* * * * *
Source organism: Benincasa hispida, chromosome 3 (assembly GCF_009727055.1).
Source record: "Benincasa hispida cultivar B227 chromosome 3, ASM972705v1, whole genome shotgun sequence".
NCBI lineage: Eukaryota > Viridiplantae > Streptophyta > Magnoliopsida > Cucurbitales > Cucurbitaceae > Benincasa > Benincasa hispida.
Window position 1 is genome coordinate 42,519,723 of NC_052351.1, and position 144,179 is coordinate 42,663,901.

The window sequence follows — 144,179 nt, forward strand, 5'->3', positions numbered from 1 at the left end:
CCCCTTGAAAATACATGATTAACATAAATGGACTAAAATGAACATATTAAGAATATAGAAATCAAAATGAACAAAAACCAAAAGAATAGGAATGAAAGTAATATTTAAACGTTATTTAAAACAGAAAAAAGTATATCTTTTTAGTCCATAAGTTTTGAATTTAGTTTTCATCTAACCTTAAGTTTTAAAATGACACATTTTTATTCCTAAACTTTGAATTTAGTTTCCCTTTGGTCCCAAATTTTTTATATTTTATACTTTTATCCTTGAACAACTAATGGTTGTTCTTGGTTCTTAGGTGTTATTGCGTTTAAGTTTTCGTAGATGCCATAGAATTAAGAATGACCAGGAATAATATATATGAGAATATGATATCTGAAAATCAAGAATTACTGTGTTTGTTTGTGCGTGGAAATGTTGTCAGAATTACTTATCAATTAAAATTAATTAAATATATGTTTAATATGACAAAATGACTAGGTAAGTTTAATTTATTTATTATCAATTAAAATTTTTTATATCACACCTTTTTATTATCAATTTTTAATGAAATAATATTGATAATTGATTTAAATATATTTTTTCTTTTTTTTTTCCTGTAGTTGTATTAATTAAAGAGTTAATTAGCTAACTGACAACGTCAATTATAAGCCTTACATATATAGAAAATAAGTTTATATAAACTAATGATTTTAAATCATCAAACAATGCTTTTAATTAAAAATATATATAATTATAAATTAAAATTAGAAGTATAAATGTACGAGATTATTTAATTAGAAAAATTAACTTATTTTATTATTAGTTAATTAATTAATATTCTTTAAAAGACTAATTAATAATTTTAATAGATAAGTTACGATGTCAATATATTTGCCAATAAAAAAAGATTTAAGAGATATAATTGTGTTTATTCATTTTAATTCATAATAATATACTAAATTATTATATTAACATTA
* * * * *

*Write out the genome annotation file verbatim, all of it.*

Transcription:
Source organism: Benincasa hispida, chromosome 3 (assembly GCF_009727055.1).
Source record: "Benincasa hispida cultivar B227 chromosome 3, ASM972705v1, whole genome shotgun sequence".
NCBI lineage: Eukaryota > Viridiplantae > Streptophyta > Magnoliopsida > Cucurbitales > Cucurbitaceae > Benincasa > Benincasa hispida.
Window position 1 is genome coordinate 42,519,723 of NC_052351.1, and position 144,179 is coordinate 42,663,901.

The window sequence follows — 144,179 nt, forward strand, 5'->3', positions numbered from 1 at the left end:
CCCCTTGAAAATACATGATTAACATAAATGGACTAAAATGAACATATTAAGAATATAGAAATCAAAATGAACAAAAACCAAAAGAATAGGAATGAAAGTAATATTTAAACGTTATTTAAAACAGAAAAAAGTATATCTTTTTAGTCCATAAGTTTTGAATTTAGTTTTCATCTAACCTTAAGTTTTAAAATGACACATTTTTATTCCTAAACTTTGAATTTAGTTTCCCTTTGGTCCCAAATTTTTTATATTTTATACTTTTATCCTTGAACAACTAATGGTTGTTCTTGGTTCTTAGGTGTTATTGCGTTTAAGTTTTCGTAGATGCCATAGAATTAAGAATGACCAGGAATAATATATATGAGAATATGATATCTGAAAATCAAGAATTACTGTGTTTGTTTGTGCGTGGAAATGTTGTCAGAATTACTTATCAATTAAAATTAATTAAATATATGTTTAATATGACAAAATGACTAGGTAAGTTTAATTTATTTATTATCAATTAAAATTTTTTATATCACACCTTTTTATTATCAATTTTTAATGAAATAATATTGATAATTGATTTAAATATATTTTTTCTTTTTTTTTTCCTGTAGTTGTATTAATTAAAGAGTTAATTAGCTAACTGACAACGTCAATTATAAGCCTTACATATATAGAAAATAAGTTTATATAAACTAATGATTTTAAATCATCAAACAATGCTTTTAATTAAAAATATATATAATTATAAATTAAAATTAGAAGTATAAATGTACGAGATTATTTAATTAGAAAAATTAACTTATTTTATTATTAGTTAATTAATTAATATTCTTTAAAAGACTAATTAATAATTTTAATAGATAAGTTACGATGTCAATATATTTGCCAATAAAAAAAGATTTAAGAGATATAATTGTGTTTATTCATTTTAATTCATAATAATATACTAAATTATTATATTAACATTA